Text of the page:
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Would You Rather Have a Private Helicopter or a Flying Car?

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You know what would be cool?

If we had our own personal mini-helicopters that were almost as easy to fly as cars are to drive, and we could take off from our backyards, soar over the traffic and peer down at the earthbound masses, trudging along below.

That would be cool.

For MyCopter, researchers here are trying to figure out how to make personal helicopters easy to fly for ordinary people. They started by collaborating with former military test pilots, and have moved on to testing their flight systems with people who have no flying experience.

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“You have so many man-hours lost sitting in traffic jams, and you have a lot of space above us,” Dr. Mark White, Chief Developer said. “Could you utilize that dimension to offload the road usage that we’ve got? Can you travel from your home to your city-center work location without getting stopped in traffic jams?”

MyCopter is not about designing such a vehicle, but figuring out how it might work. Part of the challenge would be creating a way for masses of airborne cars to fly under airplanes, not to crash into one another, and not to require thousands of new air traffic controllers or physical infrastructure.

The project was the brainchild of Heinrich H. Bülthoff, director of perception, cognition and action at the Max Planck Institute.

“There’s a longstanding dream of flying cars, and there have been many proposals and attempts over the years, but there are still a lot of problems to solve before one can actually build such a flying car and get it to work,” Dr. Bülthoff said in a phone interview.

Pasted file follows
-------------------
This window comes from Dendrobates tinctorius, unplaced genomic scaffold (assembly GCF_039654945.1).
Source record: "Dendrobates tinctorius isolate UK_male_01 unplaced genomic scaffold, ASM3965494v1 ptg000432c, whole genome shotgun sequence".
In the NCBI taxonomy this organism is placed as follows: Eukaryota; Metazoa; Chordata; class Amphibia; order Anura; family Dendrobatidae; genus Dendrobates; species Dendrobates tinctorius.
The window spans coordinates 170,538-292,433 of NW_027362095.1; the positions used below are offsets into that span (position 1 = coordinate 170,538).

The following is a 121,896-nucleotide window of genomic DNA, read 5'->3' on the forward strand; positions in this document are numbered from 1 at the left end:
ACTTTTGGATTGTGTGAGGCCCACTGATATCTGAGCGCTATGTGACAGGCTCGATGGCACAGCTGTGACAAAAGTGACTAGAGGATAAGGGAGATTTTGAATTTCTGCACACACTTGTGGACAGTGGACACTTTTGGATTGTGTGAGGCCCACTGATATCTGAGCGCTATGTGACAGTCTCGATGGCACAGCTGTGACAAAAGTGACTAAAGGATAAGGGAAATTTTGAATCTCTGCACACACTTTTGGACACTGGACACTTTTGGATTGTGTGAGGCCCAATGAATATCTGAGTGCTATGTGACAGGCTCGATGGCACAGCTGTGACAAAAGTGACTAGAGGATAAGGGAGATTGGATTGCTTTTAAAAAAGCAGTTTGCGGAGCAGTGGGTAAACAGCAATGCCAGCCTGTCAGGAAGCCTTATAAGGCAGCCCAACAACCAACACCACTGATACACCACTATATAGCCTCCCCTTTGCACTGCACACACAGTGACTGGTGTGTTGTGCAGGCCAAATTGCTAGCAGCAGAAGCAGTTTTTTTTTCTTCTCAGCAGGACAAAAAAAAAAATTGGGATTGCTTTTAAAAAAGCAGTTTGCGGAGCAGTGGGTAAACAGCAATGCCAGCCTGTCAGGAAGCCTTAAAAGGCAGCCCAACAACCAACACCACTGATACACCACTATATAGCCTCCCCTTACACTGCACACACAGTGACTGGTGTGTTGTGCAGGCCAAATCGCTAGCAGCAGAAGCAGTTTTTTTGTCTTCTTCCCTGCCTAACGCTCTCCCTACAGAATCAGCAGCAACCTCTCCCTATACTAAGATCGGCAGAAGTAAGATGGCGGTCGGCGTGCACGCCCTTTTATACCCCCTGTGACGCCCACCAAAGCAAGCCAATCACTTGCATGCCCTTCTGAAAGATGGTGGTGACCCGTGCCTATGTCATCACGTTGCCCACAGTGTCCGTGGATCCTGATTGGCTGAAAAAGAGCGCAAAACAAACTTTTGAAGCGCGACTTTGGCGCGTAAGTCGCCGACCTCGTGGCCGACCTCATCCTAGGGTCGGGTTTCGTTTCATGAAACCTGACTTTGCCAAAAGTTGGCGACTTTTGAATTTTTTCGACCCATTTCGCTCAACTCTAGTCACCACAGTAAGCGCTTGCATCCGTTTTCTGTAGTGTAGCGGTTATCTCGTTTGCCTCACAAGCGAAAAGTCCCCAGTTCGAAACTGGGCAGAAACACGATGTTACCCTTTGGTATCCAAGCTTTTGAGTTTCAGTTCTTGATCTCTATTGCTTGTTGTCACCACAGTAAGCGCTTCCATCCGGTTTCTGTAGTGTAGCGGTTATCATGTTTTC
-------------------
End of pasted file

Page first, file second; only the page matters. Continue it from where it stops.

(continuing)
At the Max Planck Institute, they are studying driver feedback technologies that are already showing up in cars, like vibrating steering wheels and warnings when you drift out of a lane that could be used to help pilots stay in their proper flight path. They are also looking at how to display highways that armies of airborne commuters could follow.

At the Swiss Federal Institute of Technology in Lausanne, researchers are studying how to avoid collisions. Among other things, they are looking at how birds fly in dense flocks.

At the Institute for Technology Assessment and Systems Analysis in Karlsruhe, Germany, the researchers are surveying Europeans about what they might think about flying cars, to see how they would be accepted.

Surveys in Zurich, for example, found that “people liked the idea of going to work and avoiding the morning and evening traffic jams, but they didn’t want these flying cars all day,” Dr. Bülthoff said. “They wanted to be able to sit on their balconies and enjoy the view and not have to see a swarm of cars.”

Finally, at the German Aerospace Center in Braunschweig, researchers will come together and try out the technologies developed at the various institutions in a real test helicopter.

Cutting to the chase here: When will cars fly?

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The next phase of MyCopter, which officially ends this year, would be to collaborate with private companies on potential designs, but funding has not yet been approved.

Some small companies are already developing flying cars, like Pal-V of the Netherlands, which aims to bring a small car that can turn into a helicopter onto the market by 2016, priced at around $300,000.

Mike Stekelenburg, chief operating officer of Pal-V, said the biggest long-term problem for mass-marketing such vehicles will not be piloting, but environmental issues.

“Automatic pilots have already been out there for a long time, and they are already experimenting with the electronics to let cars drive by themselves,” he said. “The bigger challenge is getting away from the fossil fuels. You need something renewable that will not increase carbon dioxide emissions.”

Dr. Bülthoff said he believed small, light helicopters could be competitive because they would avoid sitting in traffic and travel more directly, though environmental groups might take some convincing.